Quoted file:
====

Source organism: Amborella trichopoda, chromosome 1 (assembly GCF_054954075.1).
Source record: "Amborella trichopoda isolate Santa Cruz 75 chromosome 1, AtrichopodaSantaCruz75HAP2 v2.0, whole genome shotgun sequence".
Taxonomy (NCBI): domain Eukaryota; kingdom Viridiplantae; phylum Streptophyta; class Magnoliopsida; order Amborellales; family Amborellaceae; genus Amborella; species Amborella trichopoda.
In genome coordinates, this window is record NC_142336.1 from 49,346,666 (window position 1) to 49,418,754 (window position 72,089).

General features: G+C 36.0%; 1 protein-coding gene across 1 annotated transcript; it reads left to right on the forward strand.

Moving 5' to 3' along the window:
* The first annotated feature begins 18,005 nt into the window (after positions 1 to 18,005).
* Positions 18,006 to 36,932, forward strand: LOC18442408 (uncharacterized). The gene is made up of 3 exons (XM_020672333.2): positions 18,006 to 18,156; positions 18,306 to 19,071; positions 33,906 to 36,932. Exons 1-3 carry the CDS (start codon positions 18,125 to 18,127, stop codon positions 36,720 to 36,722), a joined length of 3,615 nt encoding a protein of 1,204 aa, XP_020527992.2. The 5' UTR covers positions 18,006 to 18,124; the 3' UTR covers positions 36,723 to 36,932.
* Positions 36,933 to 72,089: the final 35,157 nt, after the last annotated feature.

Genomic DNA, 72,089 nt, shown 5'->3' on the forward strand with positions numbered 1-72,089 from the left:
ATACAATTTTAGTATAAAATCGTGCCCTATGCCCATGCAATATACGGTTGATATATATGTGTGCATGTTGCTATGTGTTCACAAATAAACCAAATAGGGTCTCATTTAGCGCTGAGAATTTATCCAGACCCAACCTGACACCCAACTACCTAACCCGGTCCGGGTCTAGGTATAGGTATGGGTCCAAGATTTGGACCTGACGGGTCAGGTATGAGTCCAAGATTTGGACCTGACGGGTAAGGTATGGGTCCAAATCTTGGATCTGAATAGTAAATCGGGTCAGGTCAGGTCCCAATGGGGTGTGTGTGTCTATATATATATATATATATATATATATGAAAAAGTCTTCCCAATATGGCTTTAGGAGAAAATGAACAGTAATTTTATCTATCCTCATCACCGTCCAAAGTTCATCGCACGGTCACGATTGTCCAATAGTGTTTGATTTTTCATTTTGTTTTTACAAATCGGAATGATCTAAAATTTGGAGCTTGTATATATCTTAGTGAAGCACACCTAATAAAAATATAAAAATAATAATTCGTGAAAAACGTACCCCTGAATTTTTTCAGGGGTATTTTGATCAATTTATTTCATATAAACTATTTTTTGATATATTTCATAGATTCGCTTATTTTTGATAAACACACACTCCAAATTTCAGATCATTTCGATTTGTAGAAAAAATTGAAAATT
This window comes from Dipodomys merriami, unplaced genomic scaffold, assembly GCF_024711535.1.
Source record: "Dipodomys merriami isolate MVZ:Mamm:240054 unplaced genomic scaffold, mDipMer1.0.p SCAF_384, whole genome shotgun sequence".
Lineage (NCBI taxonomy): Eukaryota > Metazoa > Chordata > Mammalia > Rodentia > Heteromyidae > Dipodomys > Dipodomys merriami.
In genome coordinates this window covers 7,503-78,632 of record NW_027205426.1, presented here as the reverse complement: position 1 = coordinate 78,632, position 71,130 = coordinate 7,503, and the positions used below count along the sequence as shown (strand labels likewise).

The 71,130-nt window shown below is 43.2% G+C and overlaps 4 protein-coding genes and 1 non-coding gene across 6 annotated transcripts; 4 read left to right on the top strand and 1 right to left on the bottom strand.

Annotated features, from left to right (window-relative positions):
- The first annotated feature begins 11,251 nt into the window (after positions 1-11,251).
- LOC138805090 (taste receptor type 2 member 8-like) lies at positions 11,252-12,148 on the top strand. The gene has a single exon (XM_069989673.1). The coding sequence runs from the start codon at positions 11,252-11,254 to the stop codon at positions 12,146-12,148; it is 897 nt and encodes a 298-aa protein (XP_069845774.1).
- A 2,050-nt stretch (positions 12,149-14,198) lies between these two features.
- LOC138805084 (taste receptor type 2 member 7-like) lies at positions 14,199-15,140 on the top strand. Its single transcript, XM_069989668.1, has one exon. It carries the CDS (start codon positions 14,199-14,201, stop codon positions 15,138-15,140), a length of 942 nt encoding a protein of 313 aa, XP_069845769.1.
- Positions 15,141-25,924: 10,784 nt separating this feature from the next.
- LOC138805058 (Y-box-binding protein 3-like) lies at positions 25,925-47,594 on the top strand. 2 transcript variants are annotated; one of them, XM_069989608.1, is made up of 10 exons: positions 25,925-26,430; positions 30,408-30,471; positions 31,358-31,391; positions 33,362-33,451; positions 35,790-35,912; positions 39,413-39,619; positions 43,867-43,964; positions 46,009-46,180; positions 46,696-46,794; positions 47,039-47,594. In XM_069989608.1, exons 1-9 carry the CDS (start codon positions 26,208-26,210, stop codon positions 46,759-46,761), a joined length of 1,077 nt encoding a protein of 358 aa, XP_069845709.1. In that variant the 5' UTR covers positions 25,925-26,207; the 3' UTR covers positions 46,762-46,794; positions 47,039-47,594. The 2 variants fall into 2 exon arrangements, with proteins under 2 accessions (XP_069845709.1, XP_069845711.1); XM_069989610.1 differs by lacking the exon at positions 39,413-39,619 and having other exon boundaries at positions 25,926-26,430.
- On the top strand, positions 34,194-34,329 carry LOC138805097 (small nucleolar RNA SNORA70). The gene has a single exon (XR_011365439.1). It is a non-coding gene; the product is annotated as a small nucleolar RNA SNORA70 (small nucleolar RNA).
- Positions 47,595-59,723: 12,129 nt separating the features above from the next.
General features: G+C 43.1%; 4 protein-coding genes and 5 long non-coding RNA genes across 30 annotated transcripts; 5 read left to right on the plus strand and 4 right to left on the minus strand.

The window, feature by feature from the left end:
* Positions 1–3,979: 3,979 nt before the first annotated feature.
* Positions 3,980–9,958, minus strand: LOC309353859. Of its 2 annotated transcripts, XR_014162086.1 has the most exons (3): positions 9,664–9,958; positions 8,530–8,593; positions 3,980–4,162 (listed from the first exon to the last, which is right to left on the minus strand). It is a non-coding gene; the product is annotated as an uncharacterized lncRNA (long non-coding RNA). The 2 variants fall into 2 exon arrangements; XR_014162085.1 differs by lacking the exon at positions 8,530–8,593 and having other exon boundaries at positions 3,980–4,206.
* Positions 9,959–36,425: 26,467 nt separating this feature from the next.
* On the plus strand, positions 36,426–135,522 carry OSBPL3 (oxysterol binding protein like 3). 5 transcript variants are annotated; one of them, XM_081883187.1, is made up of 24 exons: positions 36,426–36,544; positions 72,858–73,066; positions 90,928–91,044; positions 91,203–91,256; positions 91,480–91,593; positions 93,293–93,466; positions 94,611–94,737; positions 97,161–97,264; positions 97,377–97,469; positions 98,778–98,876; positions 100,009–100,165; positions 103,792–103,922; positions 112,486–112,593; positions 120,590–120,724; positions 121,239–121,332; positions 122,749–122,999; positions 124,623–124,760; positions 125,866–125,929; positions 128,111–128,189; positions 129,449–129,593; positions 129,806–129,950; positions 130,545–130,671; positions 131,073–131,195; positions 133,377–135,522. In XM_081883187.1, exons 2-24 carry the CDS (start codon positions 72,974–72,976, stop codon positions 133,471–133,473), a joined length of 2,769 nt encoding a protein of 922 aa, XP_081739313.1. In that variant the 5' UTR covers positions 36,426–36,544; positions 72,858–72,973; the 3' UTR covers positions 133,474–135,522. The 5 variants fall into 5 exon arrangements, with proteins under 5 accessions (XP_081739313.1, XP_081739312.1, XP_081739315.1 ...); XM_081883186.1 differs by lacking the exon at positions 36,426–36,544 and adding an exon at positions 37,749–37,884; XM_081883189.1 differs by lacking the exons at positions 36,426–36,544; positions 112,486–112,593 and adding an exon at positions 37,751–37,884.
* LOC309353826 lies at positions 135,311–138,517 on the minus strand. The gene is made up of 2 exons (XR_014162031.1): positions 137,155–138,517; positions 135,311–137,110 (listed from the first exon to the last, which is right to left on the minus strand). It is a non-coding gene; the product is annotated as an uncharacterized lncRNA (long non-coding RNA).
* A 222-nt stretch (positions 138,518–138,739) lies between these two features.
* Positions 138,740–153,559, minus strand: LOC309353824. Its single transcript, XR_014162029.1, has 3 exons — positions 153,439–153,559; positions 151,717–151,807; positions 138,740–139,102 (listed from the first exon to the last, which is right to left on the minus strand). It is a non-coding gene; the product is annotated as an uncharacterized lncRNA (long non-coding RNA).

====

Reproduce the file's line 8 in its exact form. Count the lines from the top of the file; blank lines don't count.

* Positions 18,006 to 36,932, forward strand: LOC18442408 (uncharacterized). The gene is made up of 3 exons (XM_020672333.2): positions 18,006 to 18,156; positions 18,306 to 19,071; positions 33,906 to 36,932. Exons 1-3 carry the CDS (start codon positions 18,125 to 18,127, stop codon positions 36,720 to 36,722), a joined length of 3,615 nt encoding a protein of 1,204 aa, XP_020527992.2. The 5' UTR covers positions 18,006 to 18,124; the 3' UTR covers positions 36,723 to 36,932.